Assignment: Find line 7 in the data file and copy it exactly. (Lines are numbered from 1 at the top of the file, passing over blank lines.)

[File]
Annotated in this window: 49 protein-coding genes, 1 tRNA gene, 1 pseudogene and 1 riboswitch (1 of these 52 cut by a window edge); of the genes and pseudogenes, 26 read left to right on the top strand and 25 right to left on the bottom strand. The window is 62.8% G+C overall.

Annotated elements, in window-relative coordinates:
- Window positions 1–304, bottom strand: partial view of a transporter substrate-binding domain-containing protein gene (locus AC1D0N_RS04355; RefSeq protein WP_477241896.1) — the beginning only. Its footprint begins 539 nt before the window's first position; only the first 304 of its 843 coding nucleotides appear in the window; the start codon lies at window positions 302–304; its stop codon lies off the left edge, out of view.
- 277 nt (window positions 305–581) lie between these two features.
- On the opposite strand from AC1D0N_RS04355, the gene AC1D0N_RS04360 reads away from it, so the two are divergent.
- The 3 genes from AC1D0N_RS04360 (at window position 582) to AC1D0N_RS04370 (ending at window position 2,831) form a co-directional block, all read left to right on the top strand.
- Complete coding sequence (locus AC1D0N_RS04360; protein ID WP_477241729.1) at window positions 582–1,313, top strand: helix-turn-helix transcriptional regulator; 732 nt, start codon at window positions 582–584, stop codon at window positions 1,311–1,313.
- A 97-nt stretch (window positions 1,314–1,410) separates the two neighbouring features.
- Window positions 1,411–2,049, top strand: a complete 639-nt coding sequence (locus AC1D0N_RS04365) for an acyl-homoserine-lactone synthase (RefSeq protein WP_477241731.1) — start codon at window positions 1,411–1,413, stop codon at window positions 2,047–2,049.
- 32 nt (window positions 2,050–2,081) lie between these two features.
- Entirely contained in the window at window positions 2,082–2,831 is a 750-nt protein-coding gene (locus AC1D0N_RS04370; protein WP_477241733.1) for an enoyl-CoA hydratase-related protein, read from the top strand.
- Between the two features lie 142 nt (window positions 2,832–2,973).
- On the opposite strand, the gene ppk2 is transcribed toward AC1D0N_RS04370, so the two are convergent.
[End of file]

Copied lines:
- Complete coding sequence (locus AC1D0N_RS04360; protein ID WP_477241729.1) at window positions 582–1,313, top strand: helix-turn-helix transcriptional regulator; 732 nt, start codon at window positions 582–584, stop codon at window positions 1,311–1,313.